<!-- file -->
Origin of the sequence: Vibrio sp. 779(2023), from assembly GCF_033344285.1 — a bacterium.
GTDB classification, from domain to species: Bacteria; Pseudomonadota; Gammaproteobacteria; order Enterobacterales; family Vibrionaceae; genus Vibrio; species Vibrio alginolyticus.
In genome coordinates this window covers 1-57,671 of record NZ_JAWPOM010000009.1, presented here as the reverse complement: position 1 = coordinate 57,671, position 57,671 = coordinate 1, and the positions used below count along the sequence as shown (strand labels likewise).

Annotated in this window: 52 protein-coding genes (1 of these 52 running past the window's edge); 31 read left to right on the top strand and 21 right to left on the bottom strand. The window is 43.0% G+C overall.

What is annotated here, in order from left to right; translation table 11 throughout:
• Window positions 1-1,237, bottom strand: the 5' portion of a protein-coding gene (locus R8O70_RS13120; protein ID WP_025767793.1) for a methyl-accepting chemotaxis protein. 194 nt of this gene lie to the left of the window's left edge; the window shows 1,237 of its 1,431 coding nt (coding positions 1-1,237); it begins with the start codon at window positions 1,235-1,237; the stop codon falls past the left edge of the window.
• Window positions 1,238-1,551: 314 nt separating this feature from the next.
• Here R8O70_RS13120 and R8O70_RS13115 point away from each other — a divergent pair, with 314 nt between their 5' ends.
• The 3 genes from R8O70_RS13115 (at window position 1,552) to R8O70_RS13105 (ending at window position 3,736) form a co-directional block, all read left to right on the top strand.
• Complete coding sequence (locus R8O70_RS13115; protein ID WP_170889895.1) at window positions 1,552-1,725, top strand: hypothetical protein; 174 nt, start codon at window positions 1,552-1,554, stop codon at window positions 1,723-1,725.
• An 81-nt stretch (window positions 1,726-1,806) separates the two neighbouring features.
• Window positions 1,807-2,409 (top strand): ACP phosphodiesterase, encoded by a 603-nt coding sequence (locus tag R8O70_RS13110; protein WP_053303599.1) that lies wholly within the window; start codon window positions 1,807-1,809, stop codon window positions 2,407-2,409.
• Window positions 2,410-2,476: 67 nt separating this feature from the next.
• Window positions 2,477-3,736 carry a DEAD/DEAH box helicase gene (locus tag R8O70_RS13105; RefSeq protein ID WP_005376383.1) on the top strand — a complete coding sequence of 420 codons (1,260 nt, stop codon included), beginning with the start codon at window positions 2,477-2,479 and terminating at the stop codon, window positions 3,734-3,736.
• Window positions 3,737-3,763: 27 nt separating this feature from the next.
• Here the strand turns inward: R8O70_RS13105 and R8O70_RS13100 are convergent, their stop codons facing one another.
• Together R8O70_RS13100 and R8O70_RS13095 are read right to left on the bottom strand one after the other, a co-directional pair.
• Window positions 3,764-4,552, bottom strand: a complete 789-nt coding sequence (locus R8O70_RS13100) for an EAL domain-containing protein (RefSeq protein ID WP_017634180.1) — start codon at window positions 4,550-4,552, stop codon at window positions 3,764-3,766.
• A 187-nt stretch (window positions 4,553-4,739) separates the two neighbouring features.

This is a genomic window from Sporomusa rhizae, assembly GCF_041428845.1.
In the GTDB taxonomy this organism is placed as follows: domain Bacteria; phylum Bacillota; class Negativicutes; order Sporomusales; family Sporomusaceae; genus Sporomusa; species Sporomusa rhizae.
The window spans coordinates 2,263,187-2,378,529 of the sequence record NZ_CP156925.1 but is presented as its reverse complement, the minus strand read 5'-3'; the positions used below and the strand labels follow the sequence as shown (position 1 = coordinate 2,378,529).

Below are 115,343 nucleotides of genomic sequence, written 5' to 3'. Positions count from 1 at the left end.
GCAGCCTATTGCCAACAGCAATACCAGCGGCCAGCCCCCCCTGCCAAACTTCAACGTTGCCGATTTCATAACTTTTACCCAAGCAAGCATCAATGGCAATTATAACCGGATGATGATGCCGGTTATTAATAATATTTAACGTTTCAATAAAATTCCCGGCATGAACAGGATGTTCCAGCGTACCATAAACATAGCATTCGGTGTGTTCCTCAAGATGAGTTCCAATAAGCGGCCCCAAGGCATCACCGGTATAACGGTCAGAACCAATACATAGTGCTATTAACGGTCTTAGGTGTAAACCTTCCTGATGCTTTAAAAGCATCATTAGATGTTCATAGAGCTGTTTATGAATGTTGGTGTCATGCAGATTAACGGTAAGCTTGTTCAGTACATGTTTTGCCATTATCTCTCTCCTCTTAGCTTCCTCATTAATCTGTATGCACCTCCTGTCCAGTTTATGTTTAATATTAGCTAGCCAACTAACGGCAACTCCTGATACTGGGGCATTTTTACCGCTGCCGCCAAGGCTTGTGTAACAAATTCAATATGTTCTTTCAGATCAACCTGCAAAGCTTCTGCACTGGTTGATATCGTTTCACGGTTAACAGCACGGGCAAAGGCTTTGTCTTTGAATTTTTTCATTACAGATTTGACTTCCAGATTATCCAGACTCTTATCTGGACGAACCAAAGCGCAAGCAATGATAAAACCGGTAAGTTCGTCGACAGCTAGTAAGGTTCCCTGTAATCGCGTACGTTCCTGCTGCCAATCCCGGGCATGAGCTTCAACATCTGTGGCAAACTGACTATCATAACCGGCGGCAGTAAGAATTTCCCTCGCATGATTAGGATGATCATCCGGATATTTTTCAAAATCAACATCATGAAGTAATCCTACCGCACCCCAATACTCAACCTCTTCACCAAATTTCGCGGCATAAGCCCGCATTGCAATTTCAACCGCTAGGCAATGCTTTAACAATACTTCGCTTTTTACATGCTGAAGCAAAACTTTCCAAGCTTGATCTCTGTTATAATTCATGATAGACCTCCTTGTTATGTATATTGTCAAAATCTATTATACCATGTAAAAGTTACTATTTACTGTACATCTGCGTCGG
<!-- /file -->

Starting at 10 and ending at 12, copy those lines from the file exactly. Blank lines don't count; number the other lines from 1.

• Complete coding sequence (locus R8O70_RS13115; protein ID WP_170889895.1) at window positions 1,552-1,725, top strand: hypothetical protein; 174 nt, start codon at window positions 1,552-1,554, stop codon at window positions 1,723-1,725.
• An 81-nt stretch (window positions 1,726-1,806) separates the two neighbouring features.
• Window positions 1,807-2,409 (top strand): ACP phosphodiesterase, encoded by a 603-nt coding sequence (locus tag R8O70_RS13110; protein WP_053303599.1) that lies wholly within the window; start codon window positions 1,807-1,809, stop codon window positions 2,407-2,409.